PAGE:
So, like Pastor Haynes might say, I got my sermon that day from a most provocative and perfunctory participant. Put more effort and thought into what we really need and want and the outcome will be better in the end…literally and figuratively.

Now be my guest, and squeeze the Charmin…

Peace.

I REally Went to CHURCH Last Sunday

The following is a guest post from my sister, Rev. Cheryl D. Ward…EnJoy

I REALLY went to church last Sunday

Last Saturday night, we held a gospel concert in commemoration of World AIDS Day. The guest artist included some of San Francisco Bay Area’s best soloist and choirs and we had a great time in worship. My long-time friend, colleague and sister, Bishop Yvette Flunder, served as the worship leader and her anointed words and singing took the program over the top.

The next morning, my spirit longed for more worship and word, so I decided to attend her churches Homecoming celebration. It was great to see so many people I had not seen in years and to find out the wonderful things they were currently doing in ministry. In fact, I began feeling quite nostalgic as I reminisced about the many years of friendship that many of us shared and the things we’ve seen each other through. The other feeling that took me by surprise was a physical weakness that made me fear that I was getting ready to pass out in the middle of service. My blood pressure was rapidly dropping low and my body was getting weaker by the minute. I had experienced this a few days earlier and realized that I had not eaten or taken my morning medications. This day was different because I made it a point to eat before I left home, so my glucose levels would not drop unexpectedly. I am not a diabetic, but sometimes this happens as a side-effect of other medications.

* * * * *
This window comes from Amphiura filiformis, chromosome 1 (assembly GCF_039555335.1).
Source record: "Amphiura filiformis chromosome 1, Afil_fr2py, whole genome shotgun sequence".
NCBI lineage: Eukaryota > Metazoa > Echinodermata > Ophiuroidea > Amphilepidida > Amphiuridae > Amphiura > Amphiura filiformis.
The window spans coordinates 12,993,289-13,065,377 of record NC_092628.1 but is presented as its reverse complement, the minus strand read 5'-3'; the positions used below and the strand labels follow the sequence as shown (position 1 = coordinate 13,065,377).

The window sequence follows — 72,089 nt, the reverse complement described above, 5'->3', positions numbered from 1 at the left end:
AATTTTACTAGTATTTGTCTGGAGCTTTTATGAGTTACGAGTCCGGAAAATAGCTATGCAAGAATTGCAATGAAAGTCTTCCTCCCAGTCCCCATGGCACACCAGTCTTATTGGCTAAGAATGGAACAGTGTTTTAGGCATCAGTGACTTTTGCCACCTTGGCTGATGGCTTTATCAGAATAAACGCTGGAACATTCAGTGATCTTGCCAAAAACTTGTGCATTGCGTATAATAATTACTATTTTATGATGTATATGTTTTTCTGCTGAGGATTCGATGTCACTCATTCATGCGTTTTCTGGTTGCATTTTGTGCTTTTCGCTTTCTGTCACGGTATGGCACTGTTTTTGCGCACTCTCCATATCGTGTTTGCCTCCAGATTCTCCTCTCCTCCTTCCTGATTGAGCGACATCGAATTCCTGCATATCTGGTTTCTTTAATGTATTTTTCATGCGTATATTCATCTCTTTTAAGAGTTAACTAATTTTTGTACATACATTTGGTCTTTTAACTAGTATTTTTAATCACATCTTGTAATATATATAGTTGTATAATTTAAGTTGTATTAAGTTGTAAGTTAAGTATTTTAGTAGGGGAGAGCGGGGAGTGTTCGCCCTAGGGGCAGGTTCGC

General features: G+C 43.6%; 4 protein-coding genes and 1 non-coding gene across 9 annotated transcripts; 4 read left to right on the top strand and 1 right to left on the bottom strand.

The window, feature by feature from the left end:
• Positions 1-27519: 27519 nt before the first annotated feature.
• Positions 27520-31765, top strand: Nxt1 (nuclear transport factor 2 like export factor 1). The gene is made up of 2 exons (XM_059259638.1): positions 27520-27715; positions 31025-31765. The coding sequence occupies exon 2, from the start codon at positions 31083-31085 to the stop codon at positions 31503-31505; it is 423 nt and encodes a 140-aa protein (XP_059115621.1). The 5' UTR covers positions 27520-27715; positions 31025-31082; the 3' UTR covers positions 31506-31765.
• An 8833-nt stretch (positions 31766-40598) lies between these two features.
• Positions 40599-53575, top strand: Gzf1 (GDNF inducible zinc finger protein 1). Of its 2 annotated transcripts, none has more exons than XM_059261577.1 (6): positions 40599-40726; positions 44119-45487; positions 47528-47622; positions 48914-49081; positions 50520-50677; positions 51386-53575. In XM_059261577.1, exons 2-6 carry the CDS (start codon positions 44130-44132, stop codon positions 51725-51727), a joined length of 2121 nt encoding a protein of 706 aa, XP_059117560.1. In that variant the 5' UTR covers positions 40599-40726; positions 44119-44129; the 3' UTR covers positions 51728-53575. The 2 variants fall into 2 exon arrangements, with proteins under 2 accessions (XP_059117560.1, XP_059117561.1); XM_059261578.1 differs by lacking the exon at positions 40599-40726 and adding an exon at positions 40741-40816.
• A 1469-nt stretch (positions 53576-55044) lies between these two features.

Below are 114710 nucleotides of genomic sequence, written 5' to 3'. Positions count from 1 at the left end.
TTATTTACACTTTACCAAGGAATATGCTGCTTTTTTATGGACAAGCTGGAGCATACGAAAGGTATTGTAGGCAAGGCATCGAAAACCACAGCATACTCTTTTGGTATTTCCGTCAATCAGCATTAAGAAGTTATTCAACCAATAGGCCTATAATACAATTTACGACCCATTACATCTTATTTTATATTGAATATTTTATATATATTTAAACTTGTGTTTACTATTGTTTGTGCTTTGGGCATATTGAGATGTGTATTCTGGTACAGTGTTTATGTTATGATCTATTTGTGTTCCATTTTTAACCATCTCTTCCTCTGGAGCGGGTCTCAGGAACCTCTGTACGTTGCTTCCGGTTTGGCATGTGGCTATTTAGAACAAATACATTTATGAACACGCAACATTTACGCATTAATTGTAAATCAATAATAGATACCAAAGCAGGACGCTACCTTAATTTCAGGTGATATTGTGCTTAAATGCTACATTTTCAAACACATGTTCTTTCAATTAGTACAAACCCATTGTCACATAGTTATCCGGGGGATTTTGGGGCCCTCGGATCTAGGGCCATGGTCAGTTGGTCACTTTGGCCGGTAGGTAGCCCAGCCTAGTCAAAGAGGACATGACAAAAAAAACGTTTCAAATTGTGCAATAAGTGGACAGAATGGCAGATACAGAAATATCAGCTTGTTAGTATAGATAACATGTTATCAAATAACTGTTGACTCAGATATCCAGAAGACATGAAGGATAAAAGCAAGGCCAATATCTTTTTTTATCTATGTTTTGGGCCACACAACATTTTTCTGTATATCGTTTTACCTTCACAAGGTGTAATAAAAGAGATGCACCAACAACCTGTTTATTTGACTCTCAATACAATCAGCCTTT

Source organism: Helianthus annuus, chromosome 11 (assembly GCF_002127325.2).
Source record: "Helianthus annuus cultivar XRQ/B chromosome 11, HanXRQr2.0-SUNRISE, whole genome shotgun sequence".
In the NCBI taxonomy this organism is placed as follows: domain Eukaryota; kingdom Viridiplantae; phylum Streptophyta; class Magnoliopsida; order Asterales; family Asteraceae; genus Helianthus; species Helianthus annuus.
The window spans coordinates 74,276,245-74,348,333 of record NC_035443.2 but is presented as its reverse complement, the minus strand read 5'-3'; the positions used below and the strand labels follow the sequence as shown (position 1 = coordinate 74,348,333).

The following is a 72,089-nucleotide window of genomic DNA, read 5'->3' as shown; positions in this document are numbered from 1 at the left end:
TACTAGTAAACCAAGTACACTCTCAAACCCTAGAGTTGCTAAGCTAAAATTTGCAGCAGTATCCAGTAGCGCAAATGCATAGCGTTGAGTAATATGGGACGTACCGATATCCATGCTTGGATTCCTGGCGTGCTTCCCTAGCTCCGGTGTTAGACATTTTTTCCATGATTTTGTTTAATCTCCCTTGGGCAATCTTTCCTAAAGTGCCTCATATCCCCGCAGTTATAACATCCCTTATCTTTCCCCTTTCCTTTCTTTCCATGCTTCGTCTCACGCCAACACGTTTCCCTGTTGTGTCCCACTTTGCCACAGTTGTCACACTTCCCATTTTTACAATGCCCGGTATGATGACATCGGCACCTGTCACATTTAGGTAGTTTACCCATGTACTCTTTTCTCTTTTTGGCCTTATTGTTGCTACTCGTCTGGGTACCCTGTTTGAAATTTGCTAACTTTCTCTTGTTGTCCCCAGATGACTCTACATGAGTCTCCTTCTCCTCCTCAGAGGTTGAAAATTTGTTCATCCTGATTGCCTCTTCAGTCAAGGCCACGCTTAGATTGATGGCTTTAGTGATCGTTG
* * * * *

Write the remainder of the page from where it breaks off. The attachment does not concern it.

I sat through half of the worship service but felt as if my symptoms were worsening, so I beckoned to Bobbi Jean – the usher seated directly behind me – and asked for some water and salt. (Sea Salt raises the blood pressure). When Bobbi Jean returned with the salt and water, I thought it best to see if there was someone available to actually take my blood pressure. She quickly escorted me out of the sanctuary into a private room.

As I sat down, three people entered the room to be of assistance. Sugar Bear – whom I had known for many years – said, “Pastor, sit down, we’re going to take good care of you.” She quickly pulled out a Blood Pressure monitor and proceeded to check my levels. Jeremy, – whom I was meeting for the first time – took my other wrist and began to check my Heart Rate. Deacon Traci – another longtime friend – brought a glass of water and told me to drink all of it. She has such a commanding presence and a real gift for taking care of pastors, I dared not to question her. Janice – another longtime friend – entered the room and said, “I was watching you in service and I knew something was wrong.” In that moment and in the surrounding presence of each of them, a calmness began to settle inside of me.

In a matter of minutes, we discovered that my Blood Pressure had dropped to 72/60, which explained the symptoms I was experiencing. They continued to administer the water and had even sent someone to the store to purchase Sea Salt.

My body suddenly got very cold and I was shaking in an uncontrollable manner. This caused a sudden sense of panic inside of me and Sugar Bear wrapped her jacket around me, while Jeremy sent for Pastor David – whom I had never met – a professional nursing instructor.